Flowers is a band aptly named. They’re very pretty, and they can be either celebratory or funereal. Their sound revels in the full bloom of youth, both in its breathless ‘joie de vivre’ and moments of more lachrymose sentimentality. Their debut, Do What You Want To, It’s What You Should Do, shifts between sobering stillness and bursts of exuberance, and often sounds like a less dissonant Black Tambourine or a sedate Talulah Gosh. Singer (and sometime bassist/synth player) Rachel Kenedy’s voice weaves a gossamer thread around tweedy jangles of guitar and the (occasionally warm) austerity of the synthesizer. She sounds ethereally evocative like Elizabeth Fraser of Cocteau Twins, yet gently tethered to the earth in a fashion surprisingly reminiscent of Natalie Merchant.
The London trio plays with minimalist precision, letting singer Kenedy’s frank lyrics take center stage. “I will never tire of this, if I do, please bury me beside you. I am never growing old,” she declares on “Young”, the album’s first track. Later, on “Lonely”, she captures the anguished knot one feels in the chest during a breakup, the unpleasant tangle of pain and desire for someone you can no longer love. “I was never very smart and I’ve broke it at the start. Leave me alone, but don’t leave me lonely. Leave me alone, but please don’t leave.” The music itself feels like that need to hold someone who has hurt you dearly, or to perhaps to cleave to the pain of that loss for fear of it departing entirely.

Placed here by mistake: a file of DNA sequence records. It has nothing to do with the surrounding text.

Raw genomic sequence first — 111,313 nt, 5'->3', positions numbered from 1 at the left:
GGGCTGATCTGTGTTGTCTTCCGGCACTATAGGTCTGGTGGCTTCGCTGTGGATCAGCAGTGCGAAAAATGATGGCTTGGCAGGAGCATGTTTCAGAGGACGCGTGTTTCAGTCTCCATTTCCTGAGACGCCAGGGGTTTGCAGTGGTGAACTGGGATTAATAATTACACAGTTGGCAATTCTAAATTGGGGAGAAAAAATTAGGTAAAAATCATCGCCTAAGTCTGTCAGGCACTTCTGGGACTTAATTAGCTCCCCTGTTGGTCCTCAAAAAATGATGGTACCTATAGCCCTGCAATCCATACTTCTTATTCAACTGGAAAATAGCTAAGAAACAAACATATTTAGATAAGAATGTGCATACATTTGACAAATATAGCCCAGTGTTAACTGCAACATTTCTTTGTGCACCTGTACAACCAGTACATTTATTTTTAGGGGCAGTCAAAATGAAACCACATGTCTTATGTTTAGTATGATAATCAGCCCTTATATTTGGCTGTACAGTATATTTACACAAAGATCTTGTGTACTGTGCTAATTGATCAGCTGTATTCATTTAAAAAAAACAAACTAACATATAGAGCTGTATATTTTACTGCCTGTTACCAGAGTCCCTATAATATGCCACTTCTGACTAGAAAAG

Flowers’ influences are clearly evident throughout the album, though they manage not to be entirely defined by them. Guitarist/synth player Sam Ayres united Kenedy and drummer Jordan Hockley through an advertisement to make music like “Madonna through a broken tape machine,” though they’re far more coherent than that. The sound ranges from the sunny new wave of “I Love You” to the stark, almost bluesy final track “Stuck“. Though they range into the repetitive, even approaching the soporific on numbers like Anna, Flowers ultimately compels with Stone Rosy drumming and more angular guitar on tracks like “Joanna” and “Comfort“. Producer, and former Suede guitarist, Bernard Butler’s presence is evident, lending a soft lushness to the music without overwhelming the album’s simplicity.
Overall, Do What You Want To is a charming first effort. Later this month, they’ll be playing seven shows in New York at the CMJ Music Marathon, which should capitalize on their prior exposure at last year’s Popfest and European tour with The Pains of Being Pure at Heart. While Kenedy claims that “It’s just a matter of time before we fall out of love,” in all likelihood fans are only beginning their infatuation with Flowers.